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Overcoming Barriers Through Creativity and Imagination

These days, my mind has been wandering towards issues around capacity building. As arts groups struggle to increase outreach, expand programs and audience-base, and create a sustainable organizational structure for the future,  frequently cited challenges boil down to shortages of time, people, and money. Additionally, as Alan suggested in our last issue, another significant challenge many organizations face is a lack good information about their audience (i.e., research). Even if they get that information, they often find themselves  limited in their ability to transform research results into actionable initiatives.

However, things are not as bleak as they may appear. Applying creative and imaginative thinking can help arts groups overcome these barriers with innovative solutions.  Douglas Thomas and John Seely Brown’s short piece in the Teachers College Record defines the difference and interconnectedness of creativity and imagination in assisting innovative thinking: “Creativity is the ability to use resources in new, clever, or unpredictable ways to solve a specific problem,” whereas imagination is the skill that allows for solutions to bubble up by  inventing a new space, or lens, through which to view the problem. Imagination, they argue, plays a larger role in problem solving, but both are important for their different approaches. I have been learning about arts groups’ inventive audience engagement strategies, and have seen many overcome the staff/time/money challenges. Here are two that I would like to share with you – one more creative, the other more imaginative (as defined by Thomas and Brown):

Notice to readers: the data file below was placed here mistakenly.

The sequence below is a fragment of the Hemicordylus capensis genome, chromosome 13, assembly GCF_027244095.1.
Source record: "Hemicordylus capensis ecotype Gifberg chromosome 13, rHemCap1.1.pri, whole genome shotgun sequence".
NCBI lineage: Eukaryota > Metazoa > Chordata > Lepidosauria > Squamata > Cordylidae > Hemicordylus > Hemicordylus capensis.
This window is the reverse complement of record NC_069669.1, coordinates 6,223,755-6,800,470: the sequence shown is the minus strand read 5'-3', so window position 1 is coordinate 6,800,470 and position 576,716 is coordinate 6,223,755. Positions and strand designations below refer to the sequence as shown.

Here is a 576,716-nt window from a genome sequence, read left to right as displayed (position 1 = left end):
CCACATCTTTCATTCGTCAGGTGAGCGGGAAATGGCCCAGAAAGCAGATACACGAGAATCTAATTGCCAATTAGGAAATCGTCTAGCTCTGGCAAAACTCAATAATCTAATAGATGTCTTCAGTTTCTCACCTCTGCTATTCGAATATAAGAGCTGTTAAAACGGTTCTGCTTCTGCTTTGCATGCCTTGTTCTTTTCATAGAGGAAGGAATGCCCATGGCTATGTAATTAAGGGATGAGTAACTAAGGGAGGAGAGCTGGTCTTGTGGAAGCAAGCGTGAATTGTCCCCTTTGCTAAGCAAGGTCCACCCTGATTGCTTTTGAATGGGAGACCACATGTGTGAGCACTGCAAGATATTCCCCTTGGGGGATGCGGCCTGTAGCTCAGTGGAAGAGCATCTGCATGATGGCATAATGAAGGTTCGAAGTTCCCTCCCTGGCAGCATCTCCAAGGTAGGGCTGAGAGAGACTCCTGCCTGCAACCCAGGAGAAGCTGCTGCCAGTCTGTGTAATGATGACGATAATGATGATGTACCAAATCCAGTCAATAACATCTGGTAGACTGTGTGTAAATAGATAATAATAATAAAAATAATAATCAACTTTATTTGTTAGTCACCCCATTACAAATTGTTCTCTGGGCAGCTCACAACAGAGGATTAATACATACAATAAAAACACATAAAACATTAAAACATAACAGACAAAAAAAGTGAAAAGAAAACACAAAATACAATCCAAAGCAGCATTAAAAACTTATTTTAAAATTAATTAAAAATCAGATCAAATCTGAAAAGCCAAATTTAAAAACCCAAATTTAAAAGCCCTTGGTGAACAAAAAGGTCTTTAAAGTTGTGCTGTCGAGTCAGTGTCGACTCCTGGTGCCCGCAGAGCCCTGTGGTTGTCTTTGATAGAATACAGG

• Creative approach: The Brooklyn Museum wanted to record and share visitors’ reactions to “The Black List” photography exhibition, and didn’t have the time or staff to record and edit videos. Instead, they set up two webcams at a simple kiosk so visitors could record their responses directly to the museum’s YouTube page without any staff involvement.
  • Imaginative approach: South Coast Repertory Theatre (SCR) was concerned about the dearth of theatre criticism, and so imagined an environment in which criticism flourished,  and where audience members were encouraged to think critically (i.e., become “citizen critics”). They recruited “Facebook Ambassadors” (audience and community members who are particularly savvy Facebook users) who would post thoughtful comments about an SCR performance to their Facebook page. They then went one step further and invited local bloggers to attend and write reviews on their blogs.


Both examples demonstrate employing creativity and imagination to develop innovative engagement tactics. What are you seeing out in the field that is novel in regards to engagement activities? Please share your thoughts and comments by clicking on the link below.

Also see A New Culture of Learning for a full-length work on this subject by Thomas and Brown.


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3 Responses to Overcoming Barriers Through Creativity and Imagination

  1. Jerry Yoshitomi says:

    Great post! I’m thinking that future communities of practice should strive to become networks of imagination.

    I will admit, though, that it took me 3 readings to fully understand their two page article. And have finished chapter 1 of their book.

  2. Rebecca says:

    Thanks Jerry!

    Yes, the article was a bit challenging. Starting to understand what the authors mean by creativity is taking the familiar and making it strange (using known tools in new ways) and imagination is taking the strange and making it familiar (“inventing” a new world so that the solution makes sense – arises naturally). All good dense stuff.

    And I like the networks of imagination idea!

  3. Susan Richer says:

    Thanks for the interesting post – wanted to share this imaginative platform for increasing critique, review, reflection and discussion on arts an culture in Queensland, Australia:
    Critical Mass is a multi-author blog featuring posts from 40 bloggers representing a range of experiences.

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